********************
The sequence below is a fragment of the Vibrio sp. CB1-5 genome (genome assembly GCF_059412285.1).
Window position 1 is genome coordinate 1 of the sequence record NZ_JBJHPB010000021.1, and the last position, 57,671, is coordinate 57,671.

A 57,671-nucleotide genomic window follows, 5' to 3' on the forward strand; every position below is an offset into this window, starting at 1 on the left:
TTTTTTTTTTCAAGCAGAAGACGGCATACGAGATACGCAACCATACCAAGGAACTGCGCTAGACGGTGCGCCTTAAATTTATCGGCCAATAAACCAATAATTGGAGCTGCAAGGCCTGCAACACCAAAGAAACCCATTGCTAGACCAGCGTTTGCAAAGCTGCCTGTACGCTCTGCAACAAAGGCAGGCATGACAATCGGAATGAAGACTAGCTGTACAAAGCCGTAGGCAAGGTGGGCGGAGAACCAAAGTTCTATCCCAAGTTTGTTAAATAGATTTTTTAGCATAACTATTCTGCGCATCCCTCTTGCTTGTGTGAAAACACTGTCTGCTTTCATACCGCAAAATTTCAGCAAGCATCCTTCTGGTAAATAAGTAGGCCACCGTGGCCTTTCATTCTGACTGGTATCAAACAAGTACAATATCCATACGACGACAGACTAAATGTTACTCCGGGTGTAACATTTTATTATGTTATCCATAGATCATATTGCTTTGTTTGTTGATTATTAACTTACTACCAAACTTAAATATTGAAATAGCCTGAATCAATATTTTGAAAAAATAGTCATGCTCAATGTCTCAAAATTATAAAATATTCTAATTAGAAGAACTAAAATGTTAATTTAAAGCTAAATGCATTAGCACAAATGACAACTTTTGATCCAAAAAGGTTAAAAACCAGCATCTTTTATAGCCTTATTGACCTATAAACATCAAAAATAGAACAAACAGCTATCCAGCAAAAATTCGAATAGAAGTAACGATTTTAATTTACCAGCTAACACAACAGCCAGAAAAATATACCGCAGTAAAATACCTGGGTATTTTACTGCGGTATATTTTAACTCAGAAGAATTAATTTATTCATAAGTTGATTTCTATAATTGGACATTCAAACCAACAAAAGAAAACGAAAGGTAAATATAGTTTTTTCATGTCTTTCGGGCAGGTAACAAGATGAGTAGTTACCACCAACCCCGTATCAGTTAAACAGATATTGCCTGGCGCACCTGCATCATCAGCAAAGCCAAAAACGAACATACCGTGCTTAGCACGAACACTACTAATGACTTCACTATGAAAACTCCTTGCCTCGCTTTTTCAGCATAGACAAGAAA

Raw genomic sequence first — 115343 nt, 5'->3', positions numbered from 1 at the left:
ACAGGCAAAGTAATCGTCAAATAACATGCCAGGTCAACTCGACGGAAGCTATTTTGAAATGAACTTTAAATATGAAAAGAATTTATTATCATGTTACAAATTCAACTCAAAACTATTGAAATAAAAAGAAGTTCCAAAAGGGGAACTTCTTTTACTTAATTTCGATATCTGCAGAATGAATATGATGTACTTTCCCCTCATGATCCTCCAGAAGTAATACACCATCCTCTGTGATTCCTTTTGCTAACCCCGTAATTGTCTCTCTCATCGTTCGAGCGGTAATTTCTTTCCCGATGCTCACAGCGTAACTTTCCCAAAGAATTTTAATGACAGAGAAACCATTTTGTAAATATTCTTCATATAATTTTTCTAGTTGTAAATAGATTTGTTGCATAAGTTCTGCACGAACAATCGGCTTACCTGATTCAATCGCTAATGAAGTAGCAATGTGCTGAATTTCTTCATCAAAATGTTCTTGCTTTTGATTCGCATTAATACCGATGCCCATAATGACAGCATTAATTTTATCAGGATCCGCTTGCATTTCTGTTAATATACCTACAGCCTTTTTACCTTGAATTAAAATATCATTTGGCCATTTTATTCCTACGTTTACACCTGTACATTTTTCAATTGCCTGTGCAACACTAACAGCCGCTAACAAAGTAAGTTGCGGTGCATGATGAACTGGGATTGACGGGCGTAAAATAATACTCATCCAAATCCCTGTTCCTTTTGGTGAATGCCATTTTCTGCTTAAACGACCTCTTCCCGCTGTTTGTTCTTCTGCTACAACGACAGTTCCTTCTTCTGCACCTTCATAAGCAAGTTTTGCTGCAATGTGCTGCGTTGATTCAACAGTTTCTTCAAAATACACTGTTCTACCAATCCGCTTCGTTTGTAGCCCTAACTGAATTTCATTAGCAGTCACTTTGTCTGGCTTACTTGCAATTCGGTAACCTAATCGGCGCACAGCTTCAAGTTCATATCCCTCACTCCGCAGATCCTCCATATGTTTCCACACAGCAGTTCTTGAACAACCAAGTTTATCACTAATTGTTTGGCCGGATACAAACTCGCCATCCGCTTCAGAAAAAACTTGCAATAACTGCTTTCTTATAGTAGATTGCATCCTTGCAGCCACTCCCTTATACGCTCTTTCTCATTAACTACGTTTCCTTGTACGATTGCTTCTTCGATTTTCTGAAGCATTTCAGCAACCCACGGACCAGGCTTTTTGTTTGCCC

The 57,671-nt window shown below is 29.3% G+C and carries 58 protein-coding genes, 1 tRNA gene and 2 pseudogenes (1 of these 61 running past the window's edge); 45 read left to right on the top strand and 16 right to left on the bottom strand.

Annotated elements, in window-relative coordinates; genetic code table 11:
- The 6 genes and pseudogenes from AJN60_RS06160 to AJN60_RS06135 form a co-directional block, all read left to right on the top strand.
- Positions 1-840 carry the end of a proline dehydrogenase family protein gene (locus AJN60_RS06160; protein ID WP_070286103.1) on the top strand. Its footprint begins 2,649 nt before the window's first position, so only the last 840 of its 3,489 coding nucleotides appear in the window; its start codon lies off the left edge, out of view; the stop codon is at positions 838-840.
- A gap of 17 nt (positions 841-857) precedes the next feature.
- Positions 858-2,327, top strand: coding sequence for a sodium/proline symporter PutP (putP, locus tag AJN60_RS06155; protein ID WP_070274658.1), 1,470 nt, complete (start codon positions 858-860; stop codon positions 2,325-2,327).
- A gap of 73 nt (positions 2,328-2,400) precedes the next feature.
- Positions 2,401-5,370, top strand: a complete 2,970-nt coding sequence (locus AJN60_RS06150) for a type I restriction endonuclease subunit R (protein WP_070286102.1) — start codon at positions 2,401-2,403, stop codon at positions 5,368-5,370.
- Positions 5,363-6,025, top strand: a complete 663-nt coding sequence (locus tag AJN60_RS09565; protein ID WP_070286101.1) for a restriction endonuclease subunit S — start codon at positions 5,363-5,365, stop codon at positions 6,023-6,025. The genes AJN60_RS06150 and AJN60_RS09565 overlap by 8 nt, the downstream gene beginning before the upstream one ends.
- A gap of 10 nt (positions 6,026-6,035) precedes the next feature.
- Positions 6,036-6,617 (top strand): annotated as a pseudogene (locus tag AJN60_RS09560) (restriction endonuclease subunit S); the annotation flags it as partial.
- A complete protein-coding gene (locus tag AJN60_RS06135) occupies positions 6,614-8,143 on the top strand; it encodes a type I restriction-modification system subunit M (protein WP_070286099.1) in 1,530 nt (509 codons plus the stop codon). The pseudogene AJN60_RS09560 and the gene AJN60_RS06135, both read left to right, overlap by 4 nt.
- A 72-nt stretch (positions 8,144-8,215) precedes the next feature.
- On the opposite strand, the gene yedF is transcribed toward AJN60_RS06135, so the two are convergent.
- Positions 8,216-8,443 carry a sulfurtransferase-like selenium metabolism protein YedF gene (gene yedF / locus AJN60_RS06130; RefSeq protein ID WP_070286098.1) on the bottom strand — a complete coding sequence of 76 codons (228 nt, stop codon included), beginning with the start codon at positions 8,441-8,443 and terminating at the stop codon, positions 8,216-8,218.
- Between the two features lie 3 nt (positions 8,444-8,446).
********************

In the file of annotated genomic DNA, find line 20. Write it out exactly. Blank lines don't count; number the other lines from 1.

- On the opposite strand, the gene yedF is transcribed toward AJN60_RS06135, so the two are convergent.